As experts predicted the day that Hurricane Katrina roared ashore, there was growing evidence by Thursday that scammers and hackers are using the disaster to distribute phishing attacks and worms to the unwary and unsuspecting.
"[We knew] it would only be a amount of time before someone did this," said Ronnie Manning, a spokesperson for Web security firm Websense in an e-mail to TechWeb.
"[The code] is almost verbatim with what we saw in early August used in an Iraqi news scam," said Dan Hubbard, Websense's senior director of security and research.
Two Web sites were hosting the malicious code, one based in Mexico, another out of the U.S., and both, said Websense, were up and running as of noon PDT Thursday.
"One of the unique things about this Trojan is that it appears to be using a toolkit called Yoda that allows the author to create pseudo-polymorphic code," added Hubbard. A polymorphic virus or worm changes the contents of the file it installs each time it infects a computer. "It's a way to thwart anti-virus signatures," Hubbard said.
U.K.-based Sophos, on the other hand, called the same Trojan "Cgab.a" and said that it's installed on users' PCs after they receive e-mail with subject headings such as "Re: q1 Katrina killed as many as 80 people." If the recipients click on the embedded link to reach the malicious site, the site exploits the IE vulnerabilities to install a backdoor Trojan which in turn adds other malware, including spyware- and phishing-style keyloggers.
If this sounds familiar, it should.
"Similar to the [SE Asian] tsunami tragedy, this hurricane is another dreadful natural disaster that these ruthless hackers are exploiting in order to break into computers for spamming, extortion, and theft," said Gregg Mastoras, a senior security analyst for Sophos, in a statement.
Secure Computing, a Seattle-based security firm, found yet another site, this one hosted in Poland, that the Katrina news spam points to. The routine is slightly different on the Polish site, however, because it also includes a manual "social engineering" infection tactic. While the IE-exploiting Trojan attempts to automatically compromise any PC visiting the site, if the user's anti-virus software detects and destroys that Trojan, there's still another way for the hacker to victimize systems.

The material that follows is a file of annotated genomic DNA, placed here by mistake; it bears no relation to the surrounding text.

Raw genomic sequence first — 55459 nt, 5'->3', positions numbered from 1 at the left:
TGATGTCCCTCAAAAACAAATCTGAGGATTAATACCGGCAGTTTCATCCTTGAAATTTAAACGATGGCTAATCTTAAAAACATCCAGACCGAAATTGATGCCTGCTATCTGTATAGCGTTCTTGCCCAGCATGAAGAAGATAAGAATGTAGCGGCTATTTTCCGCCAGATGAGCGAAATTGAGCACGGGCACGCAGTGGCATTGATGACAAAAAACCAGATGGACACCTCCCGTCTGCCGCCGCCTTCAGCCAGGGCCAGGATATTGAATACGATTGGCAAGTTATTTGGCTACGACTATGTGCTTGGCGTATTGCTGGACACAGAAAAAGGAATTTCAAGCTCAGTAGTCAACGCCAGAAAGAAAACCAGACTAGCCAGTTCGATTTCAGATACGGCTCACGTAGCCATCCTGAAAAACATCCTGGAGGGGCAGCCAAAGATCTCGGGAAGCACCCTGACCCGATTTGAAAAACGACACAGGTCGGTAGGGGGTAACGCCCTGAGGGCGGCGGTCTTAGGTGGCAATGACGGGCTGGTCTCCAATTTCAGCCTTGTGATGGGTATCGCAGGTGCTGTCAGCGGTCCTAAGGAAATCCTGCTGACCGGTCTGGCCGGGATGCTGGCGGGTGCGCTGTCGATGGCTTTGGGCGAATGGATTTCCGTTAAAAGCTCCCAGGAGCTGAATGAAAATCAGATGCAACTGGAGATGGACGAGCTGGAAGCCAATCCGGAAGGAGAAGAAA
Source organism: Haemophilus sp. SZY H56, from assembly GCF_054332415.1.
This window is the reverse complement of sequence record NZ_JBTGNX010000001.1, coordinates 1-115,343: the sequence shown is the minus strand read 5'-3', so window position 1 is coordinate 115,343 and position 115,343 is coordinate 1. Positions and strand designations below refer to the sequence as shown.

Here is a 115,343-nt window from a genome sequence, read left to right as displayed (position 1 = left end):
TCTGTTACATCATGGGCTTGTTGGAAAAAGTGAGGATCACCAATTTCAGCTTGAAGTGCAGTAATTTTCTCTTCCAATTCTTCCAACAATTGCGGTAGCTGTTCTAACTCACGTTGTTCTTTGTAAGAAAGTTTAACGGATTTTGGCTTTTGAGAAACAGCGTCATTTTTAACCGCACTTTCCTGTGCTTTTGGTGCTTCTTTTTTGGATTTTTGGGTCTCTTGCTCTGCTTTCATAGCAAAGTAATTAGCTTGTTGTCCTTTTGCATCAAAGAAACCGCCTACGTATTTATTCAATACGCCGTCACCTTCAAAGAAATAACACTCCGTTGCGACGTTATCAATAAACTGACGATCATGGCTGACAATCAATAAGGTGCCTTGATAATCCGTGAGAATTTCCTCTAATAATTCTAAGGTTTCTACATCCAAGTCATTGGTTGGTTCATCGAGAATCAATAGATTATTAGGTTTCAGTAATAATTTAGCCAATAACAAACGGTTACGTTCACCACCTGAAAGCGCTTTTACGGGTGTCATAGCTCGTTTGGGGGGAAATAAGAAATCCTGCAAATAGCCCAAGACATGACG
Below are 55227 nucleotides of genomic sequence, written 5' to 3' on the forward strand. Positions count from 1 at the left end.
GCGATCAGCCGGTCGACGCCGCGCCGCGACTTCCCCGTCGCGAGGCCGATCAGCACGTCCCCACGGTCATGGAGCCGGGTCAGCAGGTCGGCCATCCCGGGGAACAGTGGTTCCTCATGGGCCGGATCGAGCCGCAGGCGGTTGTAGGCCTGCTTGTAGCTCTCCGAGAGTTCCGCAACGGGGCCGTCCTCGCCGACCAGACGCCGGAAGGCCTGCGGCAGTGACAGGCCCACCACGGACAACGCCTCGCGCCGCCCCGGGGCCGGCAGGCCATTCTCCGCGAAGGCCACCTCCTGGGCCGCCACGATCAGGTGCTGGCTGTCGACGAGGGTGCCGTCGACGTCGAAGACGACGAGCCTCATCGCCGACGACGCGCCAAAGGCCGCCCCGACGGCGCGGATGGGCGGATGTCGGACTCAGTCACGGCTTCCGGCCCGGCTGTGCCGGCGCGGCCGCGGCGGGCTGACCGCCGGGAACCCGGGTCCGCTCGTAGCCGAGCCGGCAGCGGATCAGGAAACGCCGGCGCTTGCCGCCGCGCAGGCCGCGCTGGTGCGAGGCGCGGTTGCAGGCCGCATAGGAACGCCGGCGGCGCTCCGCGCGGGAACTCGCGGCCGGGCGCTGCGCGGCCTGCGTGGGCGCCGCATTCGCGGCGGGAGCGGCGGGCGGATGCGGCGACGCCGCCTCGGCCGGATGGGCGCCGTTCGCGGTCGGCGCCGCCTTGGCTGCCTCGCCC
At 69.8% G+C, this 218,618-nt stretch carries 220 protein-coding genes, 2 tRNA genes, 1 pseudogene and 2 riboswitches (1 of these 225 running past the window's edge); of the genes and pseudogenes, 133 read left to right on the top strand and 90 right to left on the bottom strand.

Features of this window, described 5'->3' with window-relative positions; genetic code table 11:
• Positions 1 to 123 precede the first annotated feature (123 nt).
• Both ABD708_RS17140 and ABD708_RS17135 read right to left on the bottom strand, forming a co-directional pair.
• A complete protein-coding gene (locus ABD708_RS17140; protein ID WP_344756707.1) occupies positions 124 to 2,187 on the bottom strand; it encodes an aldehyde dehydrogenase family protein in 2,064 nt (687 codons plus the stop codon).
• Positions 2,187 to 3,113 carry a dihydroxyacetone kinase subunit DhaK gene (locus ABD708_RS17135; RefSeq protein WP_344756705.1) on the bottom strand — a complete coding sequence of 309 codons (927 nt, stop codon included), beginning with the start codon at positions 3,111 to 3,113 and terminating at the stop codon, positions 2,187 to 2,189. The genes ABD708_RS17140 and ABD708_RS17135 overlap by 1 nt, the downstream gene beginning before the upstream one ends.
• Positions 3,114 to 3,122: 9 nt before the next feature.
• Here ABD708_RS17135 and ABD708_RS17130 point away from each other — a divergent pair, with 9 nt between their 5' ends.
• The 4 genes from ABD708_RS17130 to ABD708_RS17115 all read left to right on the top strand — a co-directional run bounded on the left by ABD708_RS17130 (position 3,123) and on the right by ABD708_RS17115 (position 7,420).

"Clicking on the Zotob ad [on the site] offers 'You can check your computer for Zotob worm using small removal tool,'" said David Burt, a spokesperson for Secure Computing. But clicking on the included "Download" link loads a Trojan horse, not any anti-Zotob utility.
It's likely, said Websense's Hubbard, that more Katrina scams are on the horizon. Every two days, he said, Websense imports all new registered domain names for evidence of possible phishing trends.
"We found more than 100 sites that were registered using various combinations of the words 'katrina' and 'donate' or 'disaster' in the last two days," said Hubbard.
While some of those are legit, Hubbard said, many aren't, or have been cached by criminals in anticipation of using them as phishing sites. "We see this all the time. As soon as a hurricane is named, a few sites get registered. It picks up if the hurricane gets stronger."
Some of these domain names have been placed for sale on eBay, with claims by their sellers that part or all of the proceeds will go to the American Red Cross relief effort, or those of other charities.
One such auction listed two domains, "hurricanekatrina.com" and "hurricanekatrinasdevastation.com," at a starting bid of $3,999. Although the first domain was registered more than 18 months ago, the second, hurricanekatrinasdevastation.com, was registered only Wednesday, August 31. Another auction, with an opening bid of $4,800, is for a typo-afflicted site, katrinareleif.com that the seller boasted "If you owned the correct spelling of this .com name your traffic would be huge. As a typo this name will get more traffic then every domain name that is not the properly spelled katrina relief name."
The misspelled domain was registered Tuesday, August 30.
"These people, they're on top of things," said Hubbard.